Published: May 21st, 2012
Publisher: Self Published
Rating: 3/5 Stars
Source: I received this book from the author in exchange for an honest review.
"12 Year-old Daniel used to run, jump, and climb on everything in sight. He played, laughed, made all kinds of noise, took things apart, and built new stuff from the pieces. Unfortunately for him, such acts of nonconformity can make inconvenient ripples on the smooth surface of wealthy suburban bliss. Years ago, Daniel was judged to have ADHD, and soon, "Pills fixed all that. They quiet most of my imagination, and the video swallows up whatever’s left."
Nowadays, Daniel just wants a little adventure, a bit of unscripted life to clear up the fog of his mundane existence. Every aspect of his life is under strict control of a narcissistic Grandmother, and the minions she hires to run the house. Disillusioned with the "remoras" who worship his mother's money and fame, and certain his older sister is becoming one of them, Daniel has all but given up hope. "I've learned not to fuss . . . A fuss is a big mistake. . . . At least I am smart enough to just take the pill and wait for the fog to roll in." But years of heavy medication coupled with long escapes into video games have turned his world to grey, blurring his perception of reality versus fantasy.
When Daniel's mother adopts a 13 year-old, free-spirited orphan, the two boys become immediate friends and allies. The absolute authority of Grandmother is finally challenged. The ensuing struggle at once gives Daniel hope, but also threatens his sanity.
The Son of Rage and Love is the intense, at times disturbing story of one boy's quest to reclaim his own mind. In a place and time where the appearance of the perfect life is more important than freedom itself, where strong will and disruptive ideas are quickly medicated into quiet indifference, Daniel and his new brother try against the odds to sever the strings for good." ~Goodreads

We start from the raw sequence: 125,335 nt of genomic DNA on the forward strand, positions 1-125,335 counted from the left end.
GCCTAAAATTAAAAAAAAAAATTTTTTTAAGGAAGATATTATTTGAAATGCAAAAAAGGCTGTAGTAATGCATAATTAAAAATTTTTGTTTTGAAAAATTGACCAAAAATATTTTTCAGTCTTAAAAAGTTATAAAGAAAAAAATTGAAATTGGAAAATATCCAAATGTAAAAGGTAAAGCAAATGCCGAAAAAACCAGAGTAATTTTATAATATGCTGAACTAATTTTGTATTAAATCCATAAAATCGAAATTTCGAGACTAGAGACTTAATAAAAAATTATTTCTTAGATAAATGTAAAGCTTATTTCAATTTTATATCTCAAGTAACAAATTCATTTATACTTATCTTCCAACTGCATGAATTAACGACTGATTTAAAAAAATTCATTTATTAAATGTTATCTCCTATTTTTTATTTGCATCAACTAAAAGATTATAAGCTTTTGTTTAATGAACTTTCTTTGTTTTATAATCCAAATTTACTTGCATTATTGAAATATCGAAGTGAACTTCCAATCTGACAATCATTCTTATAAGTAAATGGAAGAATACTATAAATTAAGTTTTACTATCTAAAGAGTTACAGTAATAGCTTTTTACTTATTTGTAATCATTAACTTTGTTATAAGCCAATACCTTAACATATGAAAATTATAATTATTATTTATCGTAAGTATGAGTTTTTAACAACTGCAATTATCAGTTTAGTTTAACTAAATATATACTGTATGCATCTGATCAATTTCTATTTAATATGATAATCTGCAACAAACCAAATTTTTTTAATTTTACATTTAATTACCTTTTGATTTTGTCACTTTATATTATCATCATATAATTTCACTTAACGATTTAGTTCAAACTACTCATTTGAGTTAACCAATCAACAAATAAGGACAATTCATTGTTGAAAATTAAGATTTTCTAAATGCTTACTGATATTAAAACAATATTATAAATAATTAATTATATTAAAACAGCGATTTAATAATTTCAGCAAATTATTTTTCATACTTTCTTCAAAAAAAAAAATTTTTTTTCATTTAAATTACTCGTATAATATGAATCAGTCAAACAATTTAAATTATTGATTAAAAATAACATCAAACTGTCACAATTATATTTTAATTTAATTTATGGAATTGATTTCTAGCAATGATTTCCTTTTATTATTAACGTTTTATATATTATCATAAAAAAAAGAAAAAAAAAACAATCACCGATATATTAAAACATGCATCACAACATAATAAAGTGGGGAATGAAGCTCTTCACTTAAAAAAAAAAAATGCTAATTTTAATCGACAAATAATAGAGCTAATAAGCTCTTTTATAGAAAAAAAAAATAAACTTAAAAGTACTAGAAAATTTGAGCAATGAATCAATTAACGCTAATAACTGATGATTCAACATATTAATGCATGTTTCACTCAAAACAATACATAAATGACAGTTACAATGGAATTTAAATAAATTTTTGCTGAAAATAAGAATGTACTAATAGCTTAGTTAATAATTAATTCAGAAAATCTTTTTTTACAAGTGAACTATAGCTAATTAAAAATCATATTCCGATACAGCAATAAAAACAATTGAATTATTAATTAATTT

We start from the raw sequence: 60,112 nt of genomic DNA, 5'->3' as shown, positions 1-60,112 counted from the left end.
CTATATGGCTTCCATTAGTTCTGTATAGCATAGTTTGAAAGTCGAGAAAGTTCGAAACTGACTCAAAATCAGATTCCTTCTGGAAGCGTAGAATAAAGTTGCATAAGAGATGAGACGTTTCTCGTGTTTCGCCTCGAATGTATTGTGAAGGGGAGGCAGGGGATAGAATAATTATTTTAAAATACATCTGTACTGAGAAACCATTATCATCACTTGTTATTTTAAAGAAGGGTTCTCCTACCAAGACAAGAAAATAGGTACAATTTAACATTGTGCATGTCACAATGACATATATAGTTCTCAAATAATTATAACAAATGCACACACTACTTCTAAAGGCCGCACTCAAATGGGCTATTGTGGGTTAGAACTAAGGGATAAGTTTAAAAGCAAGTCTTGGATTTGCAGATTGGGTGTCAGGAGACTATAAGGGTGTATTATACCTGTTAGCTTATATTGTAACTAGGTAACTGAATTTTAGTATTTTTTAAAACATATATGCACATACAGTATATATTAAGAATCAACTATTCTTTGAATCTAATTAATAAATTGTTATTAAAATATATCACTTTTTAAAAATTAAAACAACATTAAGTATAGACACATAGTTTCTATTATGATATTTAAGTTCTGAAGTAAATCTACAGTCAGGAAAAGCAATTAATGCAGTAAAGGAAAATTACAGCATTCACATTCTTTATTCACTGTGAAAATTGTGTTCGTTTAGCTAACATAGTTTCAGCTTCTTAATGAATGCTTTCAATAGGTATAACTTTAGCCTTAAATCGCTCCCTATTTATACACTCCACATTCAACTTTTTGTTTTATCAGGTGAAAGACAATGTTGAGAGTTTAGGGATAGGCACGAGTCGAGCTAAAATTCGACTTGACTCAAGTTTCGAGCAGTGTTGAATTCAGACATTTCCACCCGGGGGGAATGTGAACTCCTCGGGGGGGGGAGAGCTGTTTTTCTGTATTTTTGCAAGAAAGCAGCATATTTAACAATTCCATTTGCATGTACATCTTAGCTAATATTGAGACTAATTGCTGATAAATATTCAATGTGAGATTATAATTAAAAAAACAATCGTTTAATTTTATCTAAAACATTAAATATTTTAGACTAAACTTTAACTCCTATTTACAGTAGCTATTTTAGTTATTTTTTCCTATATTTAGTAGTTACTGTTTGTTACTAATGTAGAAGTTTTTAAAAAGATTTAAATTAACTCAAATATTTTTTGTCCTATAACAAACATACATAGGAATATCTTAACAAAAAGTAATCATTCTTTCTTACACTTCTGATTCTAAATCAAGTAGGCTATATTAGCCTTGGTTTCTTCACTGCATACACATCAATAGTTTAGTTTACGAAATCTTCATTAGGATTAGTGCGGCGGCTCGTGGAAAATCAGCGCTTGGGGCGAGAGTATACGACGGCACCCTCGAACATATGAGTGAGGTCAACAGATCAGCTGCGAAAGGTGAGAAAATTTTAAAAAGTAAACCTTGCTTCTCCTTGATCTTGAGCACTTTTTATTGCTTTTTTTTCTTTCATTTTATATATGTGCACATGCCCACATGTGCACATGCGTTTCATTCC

There are things about being a kid that just suck. Chief among these is the fact that your entire life is controlled by adults. If you're lucky the adults in your life are reasonable, caring, responsible human beings. However, when these people are nut-jobs life gets even more difficult. This is Daniels life. He has everything most kids dream about. Lots of toys, huge birthday parties and all the video games he can play. But with a controlling grandmother and an absentee starlet mom Daniel has some pretty huge issues. Thomas Raymond writes a compelling story from Daniel's point of view and really makes his reader think about what is important in life.
- Daniel: Our main character is an all-together likable kid. He's caring and adventurous, but he's also a completely sympathetic character. The reader really feels for Daniel throughout the book and becomes very much attached to him.
- Jean-Maurice: This kid made the book for me. Jean-Maurice is Daniel's new brother. A refugee, from Haiti, he has seen a lot of suffering at a very young age. However, rather than being bitter or hard, he is bursting with life and love. His infectious spirit is exactly what I love about young adult characters. He puts the whole story into perspective and provides some much needed laughs along the way.
- Grandma was an excellent villain: Don't get me wrong, I despised this woman, but she is an incredible villain. She is calculating, cruel and totally unfeeling. This story could have been about spoiled rich kids, but adding in a grandmother like this gave the story more depth and the kids a better reason to complain. She is absolutely hate-able, and that's the way I like it!
- Janey: Try as I might, I just couldn't feel for this character. She is so stuck-up and rude. I just didn't feel sorry for her at all. I didn't really even see her place in the story except to give Daniel a sibling. There was a plot-point toward the end where she was important but other than that she just seemed to be there to be rude and obnoxious.
- Maya: As with Janey, I couldn't get to know or like Maya. She just sort of seemed like an airhead to me. I would have liked to have seen a little more depth to her character.
- Daniel seemed a little too grown-up sometimes: As much as I liked Daniel, he sometimes seemed a little too old for his age. Every once in awhile he would start to philosophize about how society brainwashes kids with video games, medication and processed food and it just didn't always feel authentic.
Overall, I really liked this story. The characters drew me in from the beginning and the story felt relate-able. It is a fast-paced read with a lot of heart and plenty of quirk.